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Supernatural - A Very Supernatural Christmas

And it’s a very special, very supernatural Christmas.

The rainbows swirl proclaim it so with bongo drums. Rainbows as a promise that it may rain, but the great flood will not return. Hallelujah and pass the mulled wine.

On the twelfth day of Christmas,
my true love sent to me
Twelve drummers drumming,
Eleven pipers piping,
Ten lords a-leaping,
Nine ladies dancing,
Eight maids a-milking,
Seven swans a-swimming,
Six geese a-laying,
Five golden rings,
Four calling birds,
Three French hens,
Two turtle doves,
And a partridge in a pear tree!

And one hopes a place to put all that. Because seriously, Lords, cease the leaping through this very special supernatural Christmas. A time of plenty and family.

Where adults (and those old enough to think themselves adult) enter into a complicity of secrets and lies and truths.

A grandfather pretends to be Santa to give his grandson that story of generosity, but is instead consumed by the monstrous truth.

And yet, and yet, well, one of my favorite Christmas stories isn’t (Christmas that is), being “Hogsfather,” being the importance of that collective lie. One of my favorite movies is “The Nightmare before Christmas,” when equinox tips into solstice. But I digress…

Consider then the Christmas ornament. Round and gold, colored like the round golden sun as we head into solstice. The shortest day. The longest night.

The story explodes that sun and all we're left with is that very Supernatural Christmas that flickers and buzzes like some very cheap hotel. A red Santa hat, we know it’s so because collective media tells us. Red for blood and cheer. White fur for purity and snow.

Round wreaths. Greenery to burn against the night. And down comes the serial killing chimney sweep click, click, click, armed with neither brushes nor coal.

The boys first suppose him not as Saint Nick, nor even Old Nick (old scratch, Lucifer, light bringer, morning star), but the anti-Claus, Zwarte Piet, Black Peter, Krampus, which means claws in that old German tongue, and is a demon to boot.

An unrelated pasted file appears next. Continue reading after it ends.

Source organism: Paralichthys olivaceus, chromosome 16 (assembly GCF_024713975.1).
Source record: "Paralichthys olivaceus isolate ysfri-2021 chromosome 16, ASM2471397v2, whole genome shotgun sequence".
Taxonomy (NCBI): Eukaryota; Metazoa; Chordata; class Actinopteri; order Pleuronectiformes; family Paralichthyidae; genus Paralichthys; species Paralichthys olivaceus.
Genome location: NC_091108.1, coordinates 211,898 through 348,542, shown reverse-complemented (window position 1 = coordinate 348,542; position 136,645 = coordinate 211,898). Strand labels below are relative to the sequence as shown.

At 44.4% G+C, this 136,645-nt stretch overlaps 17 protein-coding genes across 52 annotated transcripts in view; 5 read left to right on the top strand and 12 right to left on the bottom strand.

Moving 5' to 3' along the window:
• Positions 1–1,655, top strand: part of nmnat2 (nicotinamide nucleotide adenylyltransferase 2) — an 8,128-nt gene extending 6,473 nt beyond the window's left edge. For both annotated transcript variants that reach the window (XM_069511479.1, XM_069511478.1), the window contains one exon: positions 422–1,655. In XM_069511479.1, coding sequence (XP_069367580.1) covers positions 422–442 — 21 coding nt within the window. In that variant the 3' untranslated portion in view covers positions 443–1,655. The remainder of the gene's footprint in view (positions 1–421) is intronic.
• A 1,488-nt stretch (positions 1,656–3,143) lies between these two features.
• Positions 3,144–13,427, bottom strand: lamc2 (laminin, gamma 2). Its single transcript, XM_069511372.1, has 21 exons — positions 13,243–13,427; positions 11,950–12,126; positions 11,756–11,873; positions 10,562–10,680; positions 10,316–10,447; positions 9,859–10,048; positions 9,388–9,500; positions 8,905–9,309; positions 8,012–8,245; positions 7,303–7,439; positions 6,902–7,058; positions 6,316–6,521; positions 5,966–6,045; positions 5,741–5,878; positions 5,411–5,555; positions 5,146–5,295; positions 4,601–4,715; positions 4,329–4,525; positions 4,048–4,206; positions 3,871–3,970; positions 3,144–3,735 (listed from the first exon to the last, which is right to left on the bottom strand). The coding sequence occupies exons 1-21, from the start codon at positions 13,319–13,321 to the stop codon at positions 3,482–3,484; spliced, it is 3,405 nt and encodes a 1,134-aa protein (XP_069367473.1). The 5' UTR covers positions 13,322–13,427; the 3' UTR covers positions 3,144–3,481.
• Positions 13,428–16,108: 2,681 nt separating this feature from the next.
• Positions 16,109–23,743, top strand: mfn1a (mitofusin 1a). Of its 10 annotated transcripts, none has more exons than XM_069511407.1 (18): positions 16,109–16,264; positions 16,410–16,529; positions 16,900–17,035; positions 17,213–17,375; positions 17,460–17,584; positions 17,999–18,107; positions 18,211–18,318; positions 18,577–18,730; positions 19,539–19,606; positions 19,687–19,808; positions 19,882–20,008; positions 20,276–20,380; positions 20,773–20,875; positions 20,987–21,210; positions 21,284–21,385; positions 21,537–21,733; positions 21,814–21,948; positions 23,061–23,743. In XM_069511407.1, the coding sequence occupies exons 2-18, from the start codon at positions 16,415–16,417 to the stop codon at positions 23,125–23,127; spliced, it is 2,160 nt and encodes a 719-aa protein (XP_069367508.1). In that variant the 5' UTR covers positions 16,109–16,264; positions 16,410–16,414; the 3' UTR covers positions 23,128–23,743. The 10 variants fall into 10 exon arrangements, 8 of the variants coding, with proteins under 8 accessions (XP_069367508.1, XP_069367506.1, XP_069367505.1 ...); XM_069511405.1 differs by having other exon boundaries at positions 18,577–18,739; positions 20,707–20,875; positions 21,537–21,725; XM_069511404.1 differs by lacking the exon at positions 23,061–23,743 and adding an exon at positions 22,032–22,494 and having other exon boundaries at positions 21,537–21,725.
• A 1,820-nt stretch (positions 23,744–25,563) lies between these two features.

“a fearsome King with a deep mighty voice
Least that's what I've come to understand

And I've also heard it told
That's he's something to behold
Like a lobster, huge and red
And sets out to slay with his rain gear on
Carting bulging sacks with his big great arms
That is, so I've heard it said

And on a dark cold night
Under full moonlight
He flies into a fog
Like a vulture in the sky
And they call him Sandy Claws”

Though in no sort of folklore is he Santa’s brother gone rogue. But then, that’s not the point.




Jesus. “King and God and sacrifice” - Which is the part of the Demon King / king for a year present arc that could intrigue me most.

It’s that still cold time of year as the sun descends to die and be reborn, as the light fades, that centered advent waiting time, when we run around like lunatics of decoration.

Time to raise the yule tree and a time to cut it down. Place it in a bucket. In a stand. A time for ancient gods and a time for assimilation with fruit cake. Or I suppose the rejection of same.

Send those Kincaid holiday cards (or stay in Kincaid hotel rooms – and as I now know through TwoP, Jared Padalecki is about to play Kincaid in a holiday movie), wonder why the dying light doesn’t always lead to Hallmark Christmas. Just beer can wreathes and empty hotel rooms. Dickensian grief in their portions and little tykes who really would just as much not have another swallow.

That reveal that little child discovered – or seemed to discover – in the opening credits that there is no Santa Claus and that there are horrible monsters that consume loved ones. And yet, here, I’d argue that Dean is wrong that there is no Santa Claus.

No I don’t mean that there’s a fat old man in the north. Or that the old drunk in the sad lot was some sort of anything. Although, we do like to create our worn down approximations of the real cheer. I mean that when I was a child and I discovered that there was no Santa, that those presents came from my parents, I was delighted, because it meant that I could be Santa too.